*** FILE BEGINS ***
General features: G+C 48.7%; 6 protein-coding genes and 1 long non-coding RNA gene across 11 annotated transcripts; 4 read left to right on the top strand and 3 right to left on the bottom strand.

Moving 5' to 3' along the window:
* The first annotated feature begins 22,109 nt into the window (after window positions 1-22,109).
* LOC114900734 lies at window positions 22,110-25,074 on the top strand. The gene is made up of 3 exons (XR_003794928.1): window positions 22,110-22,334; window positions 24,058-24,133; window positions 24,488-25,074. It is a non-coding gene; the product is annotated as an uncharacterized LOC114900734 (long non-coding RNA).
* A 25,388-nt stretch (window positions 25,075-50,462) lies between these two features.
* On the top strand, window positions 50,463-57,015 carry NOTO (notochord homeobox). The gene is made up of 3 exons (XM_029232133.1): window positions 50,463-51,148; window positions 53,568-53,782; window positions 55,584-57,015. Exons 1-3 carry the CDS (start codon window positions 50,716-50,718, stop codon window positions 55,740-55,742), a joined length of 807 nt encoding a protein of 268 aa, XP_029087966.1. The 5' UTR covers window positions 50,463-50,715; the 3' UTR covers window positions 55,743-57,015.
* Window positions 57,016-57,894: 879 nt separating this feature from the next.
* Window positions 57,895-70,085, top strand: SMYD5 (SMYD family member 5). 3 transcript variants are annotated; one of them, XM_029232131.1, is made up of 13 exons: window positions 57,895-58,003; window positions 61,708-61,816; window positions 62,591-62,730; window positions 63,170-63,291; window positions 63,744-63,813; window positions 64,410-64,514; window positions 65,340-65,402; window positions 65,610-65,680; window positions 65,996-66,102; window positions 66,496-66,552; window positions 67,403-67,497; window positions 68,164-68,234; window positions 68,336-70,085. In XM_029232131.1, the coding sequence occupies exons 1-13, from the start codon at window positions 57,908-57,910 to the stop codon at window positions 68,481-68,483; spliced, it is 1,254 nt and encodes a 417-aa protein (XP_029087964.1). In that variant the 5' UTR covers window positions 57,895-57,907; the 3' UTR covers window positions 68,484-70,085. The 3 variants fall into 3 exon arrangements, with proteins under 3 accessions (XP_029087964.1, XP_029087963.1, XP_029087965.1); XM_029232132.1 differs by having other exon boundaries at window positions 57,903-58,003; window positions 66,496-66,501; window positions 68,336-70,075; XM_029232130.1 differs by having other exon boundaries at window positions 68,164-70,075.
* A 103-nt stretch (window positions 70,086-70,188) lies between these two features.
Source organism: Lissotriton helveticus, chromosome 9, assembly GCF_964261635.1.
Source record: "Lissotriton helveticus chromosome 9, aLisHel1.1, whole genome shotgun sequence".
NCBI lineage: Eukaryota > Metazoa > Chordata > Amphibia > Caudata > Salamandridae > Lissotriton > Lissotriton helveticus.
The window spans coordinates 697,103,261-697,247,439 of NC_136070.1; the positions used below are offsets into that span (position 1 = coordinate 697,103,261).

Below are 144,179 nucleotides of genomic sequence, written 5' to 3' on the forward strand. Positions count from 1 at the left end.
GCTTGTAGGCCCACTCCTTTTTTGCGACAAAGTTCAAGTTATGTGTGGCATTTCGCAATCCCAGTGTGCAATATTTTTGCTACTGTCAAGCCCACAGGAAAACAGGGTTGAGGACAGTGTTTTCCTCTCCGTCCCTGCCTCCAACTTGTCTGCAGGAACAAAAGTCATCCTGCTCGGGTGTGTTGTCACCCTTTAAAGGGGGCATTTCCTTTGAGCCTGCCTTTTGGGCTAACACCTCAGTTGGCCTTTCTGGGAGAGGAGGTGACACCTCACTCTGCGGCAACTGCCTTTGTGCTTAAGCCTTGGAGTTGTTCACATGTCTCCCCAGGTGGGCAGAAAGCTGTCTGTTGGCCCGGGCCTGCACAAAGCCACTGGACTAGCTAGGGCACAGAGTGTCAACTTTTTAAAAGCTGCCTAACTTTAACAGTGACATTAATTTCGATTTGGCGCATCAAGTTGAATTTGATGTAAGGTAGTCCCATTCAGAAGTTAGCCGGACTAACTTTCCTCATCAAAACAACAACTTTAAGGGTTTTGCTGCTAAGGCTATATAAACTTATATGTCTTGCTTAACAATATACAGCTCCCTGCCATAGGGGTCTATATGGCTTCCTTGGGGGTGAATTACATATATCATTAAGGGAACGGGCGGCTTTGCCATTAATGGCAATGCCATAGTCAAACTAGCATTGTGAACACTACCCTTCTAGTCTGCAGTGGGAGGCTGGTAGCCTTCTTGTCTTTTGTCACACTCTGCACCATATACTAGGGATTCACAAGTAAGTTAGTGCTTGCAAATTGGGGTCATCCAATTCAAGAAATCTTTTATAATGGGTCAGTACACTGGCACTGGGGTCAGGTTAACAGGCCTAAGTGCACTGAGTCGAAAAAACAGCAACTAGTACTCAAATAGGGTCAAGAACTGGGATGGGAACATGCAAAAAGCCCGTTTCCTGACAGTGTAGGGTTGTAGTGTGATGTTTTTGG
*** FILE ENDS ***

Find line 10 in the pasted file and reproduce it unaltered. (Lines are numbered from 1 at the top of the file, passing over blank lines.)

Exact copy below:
Source organism: Lissotriton helveticus, chromosome 9, assembly GCF_964261635.1.